The Lord’s Prayer intends to remind us that we are all connected always to God and God’s provisions, God’s guidance, God’s care. We do not live on our own – though much of life wants to convince of us that – we live life before God, in God’s presence, accountable to God’s ways. This is what Jesus keeps teaching and showing. Jesus says, “you have heard this, . . . but I say this: “love your neighbor, help the weak, tend to the poor, pray for your enemies.” Everything Jesus says and does wants to show us that we are part of the reign of God. We live in the world – but we live as God’s people in the world. We have work to do, and relationships to nurture, and community life to share – but we live a certain way – trusting God and serving God. So when the disciples say, “Lord, teach us to pray,” he says, “pray like this,” giving them a simple model, and then following that teaching with some parables.
The simple model of the Lord’s PRAYER here in Luke has 5 petitions. After “Father,” (and some manuscripts have “Our Father”) the first two petitions affirm God with power and honor: “hallowed by your name” and “your kingdom come.” A better translation might be – “may your name be revered as holy; may your kingdom come” (J. Carroll, Luke p. 247). Those petitions want to affirm that life is lived before a holy and awesome God. We can trust God, who made us and knows us and whose reign covers us and the whole world. When we repeat those petitions, we find ourselves living a certain way – in God’s care, connected to God’s love. When we affirm God’s honor, and confirm God’s coming reign, it intends to shape us – with reverence for God and with allegiance to the coming reign of God.
Then there are three petitions – asking for divine provision of essential and critical things – food, mercy, and protection from all that threatens us. We cannot live without the basic elements of life. God provides food day by day and we daily ask for it. Neither can we live without mercy and forgiveness; and it is clear here that those who seek divine mercy in the form of forgiveness from sins must also be in the business of debt cancellation – of sharing mercy in all of life. We have heard this many times from Jesus – so it is no surprise the we should repeat this goal when we pray – forgive us our sins as we forgive others. Forgiveness leads to forgiveness – this is God’s way.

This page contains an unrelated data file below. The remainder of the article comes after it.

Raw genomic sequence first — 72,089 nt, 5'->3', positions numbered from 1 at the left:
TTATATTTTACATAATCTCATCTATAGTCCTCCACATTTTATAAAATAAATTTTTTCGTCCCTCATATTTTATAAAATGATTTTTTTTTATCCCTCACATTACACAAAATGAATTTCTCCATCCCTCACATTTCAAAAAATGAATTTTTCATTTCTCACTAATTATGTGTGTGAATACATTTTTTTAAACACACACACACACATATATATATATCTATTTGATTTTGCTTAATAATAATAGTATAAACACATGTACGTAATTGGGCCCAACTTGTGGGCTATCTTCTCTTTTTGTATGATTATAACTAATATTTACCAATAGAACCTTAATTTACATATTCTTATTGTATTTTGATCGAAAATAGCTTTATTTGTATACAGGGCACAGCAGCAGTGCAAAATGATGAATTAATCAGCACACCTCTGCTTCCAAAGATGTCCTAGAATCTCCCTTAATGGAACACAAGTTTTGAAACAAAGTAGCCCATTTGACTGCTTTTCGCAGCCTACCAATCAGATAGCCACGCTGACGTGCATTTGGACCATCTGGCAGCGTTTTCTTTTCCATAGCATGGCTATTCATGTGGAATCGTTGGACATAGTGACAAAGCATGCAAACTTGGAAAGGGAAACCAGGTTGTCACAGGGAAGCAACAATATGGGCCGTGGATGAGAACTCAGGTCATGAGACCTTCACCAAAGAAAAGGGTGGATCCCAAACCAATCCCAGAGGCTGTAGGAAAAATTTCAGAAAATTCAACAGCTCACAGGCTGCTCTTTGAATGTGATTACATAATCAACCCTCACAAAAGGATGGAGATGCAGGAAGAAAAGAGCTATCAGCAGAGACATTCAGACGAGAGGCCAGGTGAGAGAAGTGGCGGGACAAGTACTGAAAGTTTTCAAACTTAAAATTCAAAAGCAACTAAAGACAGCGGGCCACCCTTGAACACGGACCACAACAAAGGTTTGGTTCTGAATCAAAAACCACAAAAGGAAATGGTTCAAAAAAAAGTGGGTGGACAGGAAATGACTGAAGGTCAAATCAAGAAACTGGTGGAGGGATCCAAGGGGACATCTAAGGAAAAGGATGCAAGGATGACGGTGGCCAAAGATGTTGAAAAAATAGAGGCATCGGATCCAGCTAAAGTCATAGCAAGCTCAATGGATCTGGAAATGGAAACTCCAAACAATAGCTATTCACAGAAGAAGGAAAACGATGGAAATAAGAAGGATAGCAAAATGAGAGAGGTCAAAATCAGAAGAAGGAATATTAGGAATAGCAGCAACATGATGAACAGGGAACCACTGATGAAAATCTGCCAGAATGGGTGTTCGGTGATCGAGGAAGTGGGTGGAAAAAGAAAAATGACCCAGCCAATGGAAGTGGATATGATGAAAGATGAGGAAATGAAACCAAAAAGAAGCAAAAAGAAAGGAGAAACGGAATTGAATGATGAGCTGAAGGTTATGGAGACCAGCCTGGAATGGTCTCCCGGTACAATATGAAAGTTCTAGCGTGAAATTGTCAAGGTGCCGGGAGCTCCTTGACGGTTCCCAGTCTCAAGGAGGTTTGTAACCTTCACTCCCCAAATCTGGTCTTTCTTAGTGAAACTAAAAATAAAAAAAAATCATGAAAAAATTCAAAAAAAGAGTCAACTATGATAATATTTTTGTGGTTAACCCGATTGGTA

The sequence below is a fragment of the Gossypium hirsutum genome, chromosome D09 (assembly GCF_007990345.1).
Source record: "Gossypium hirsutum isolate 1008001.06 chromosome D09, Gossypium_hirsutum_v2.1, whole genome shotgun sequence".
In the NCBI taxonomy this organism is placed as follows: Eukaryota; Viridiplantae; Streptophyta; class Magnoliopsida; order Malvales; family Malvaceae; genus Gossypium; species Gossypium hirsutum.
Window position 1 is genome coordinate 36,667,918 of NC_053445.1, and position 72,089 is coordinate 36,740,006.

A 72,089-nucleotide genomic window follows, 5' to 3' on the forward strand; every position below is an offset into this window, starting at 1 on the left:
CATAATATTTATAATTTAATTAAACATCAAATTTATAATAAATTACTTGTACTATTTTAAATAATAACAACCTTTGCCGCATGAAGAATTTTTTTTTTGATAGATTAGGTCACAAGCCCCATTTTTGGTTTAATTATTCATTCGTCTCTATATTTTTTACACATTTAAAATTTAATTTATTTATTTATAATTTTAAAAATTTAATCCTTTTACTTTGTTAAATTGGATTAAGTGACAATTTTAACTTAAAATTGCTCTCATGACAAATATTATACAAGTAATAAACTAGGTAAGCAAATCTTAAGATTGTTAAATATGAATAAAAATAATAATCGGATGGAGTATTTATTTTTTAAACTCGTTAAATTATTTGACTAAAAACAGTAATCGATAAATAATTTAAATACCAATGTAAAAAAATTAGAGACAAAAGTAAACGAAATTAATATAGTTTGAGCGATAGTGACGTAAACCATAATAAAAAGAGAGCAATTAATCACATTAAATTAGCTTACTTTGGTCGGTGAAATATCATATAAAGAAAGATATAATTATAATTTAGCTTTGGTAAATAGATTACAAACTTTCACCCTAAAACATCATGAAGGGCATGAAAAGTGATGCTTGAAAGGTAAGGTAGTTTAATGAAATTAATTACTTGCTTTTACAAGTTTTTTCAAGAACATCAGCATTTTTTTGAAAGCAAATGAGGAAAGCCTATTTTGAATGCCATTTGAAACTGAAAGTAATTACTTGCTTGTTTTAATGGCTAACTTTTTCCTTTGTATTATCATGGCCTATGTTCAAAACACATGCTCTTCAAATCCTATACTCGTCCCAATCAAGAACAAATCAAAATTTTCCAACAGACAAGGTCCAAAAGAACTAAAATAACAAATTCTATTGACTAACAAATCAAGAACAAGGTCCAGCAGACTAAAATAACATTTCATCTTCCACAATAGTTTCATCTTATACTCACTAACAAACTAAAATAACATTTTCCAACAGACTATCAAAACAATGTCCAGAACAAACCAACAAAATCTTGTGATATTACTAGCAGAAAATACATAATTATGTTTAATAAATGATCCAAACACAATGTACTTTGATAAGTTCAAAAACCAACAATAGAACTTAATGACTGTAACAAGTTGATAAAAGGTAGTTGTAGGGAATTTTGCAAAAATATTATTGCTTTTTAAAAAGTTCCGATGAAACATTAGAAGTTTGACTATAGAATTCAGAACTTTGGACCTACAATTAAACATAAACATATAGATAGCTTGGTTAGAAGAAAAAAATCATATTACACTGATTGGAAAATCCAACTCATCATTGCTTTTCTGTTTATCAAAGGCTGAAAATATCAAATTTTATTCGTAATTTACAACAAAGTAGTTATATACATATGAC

The last petition – about the time of trial – reminds us that life is full of trials and temptations. We pray, not so much for a “free pass” and no struggles. Struggles are part of life. Struggles are often what shape us the most. So we pray that we can be strong, that we can face them, like Jesus did, with persevering integrity and commitment.
In these recent summer Sundays in worship, we have been using the Ecumenical version of the Lord’s Prayer. We are hoping that the words will sink in differently, that we will be shaped more and more in the ways of trusting God and serving God. That is what PRAYER is about.
Then Jesus follows this teaching with parables. These are parables about friendship and hospitality and honor. Given the importance of these values in the first century – friendship and hospitality in the village – Jesus makes a strong point emphasizing life with God. God cares. God provides. God will never leave us. We can trust God. Hence, we pray. PRAYER intends to shape us in a life with and for God.
The great spiritual writer, Thomas Merton, says this: “Prayer is an expression of who we are. . . . . we are a living incompleteness. We are a gap that calls for fulfillment.” (P. Yancy, Prayer, p. 13)
What a helpful concept – a living incompleteness, a gap that calls for fulfillment.
I think, when we are honest about our lives, we all know about this “living incompleteness,” this gap that “calls for fulfillment.” We seem to have an addiction to being connected, and that addiction seems to be growing more and more with all our technology and devices that keep us connected all the time.
We are a living incompleteness – a gap that longs for fulfillment.
The disciples said, “Lord, teach us to pray.”
May we keep striving to devote our hearts to PRAYER – to staying connected to God and to one another – and transforming that “living incompleteness” to lives that trust God and serve God always. AMEN.
Prayer of Commitment: Holy Lord, by the power of your Spirit, move in our midst. Cover us with love; fill us with peace; and in every way melt us, mold us, fill us, use us as disciples of Jesus Christ. AMEN
Alex Evans, Pastor, Second Presbyterian Church, Richmond, VA preached this sermon during Sunday morning worship on July 28, 2019. This is a rough manuscript.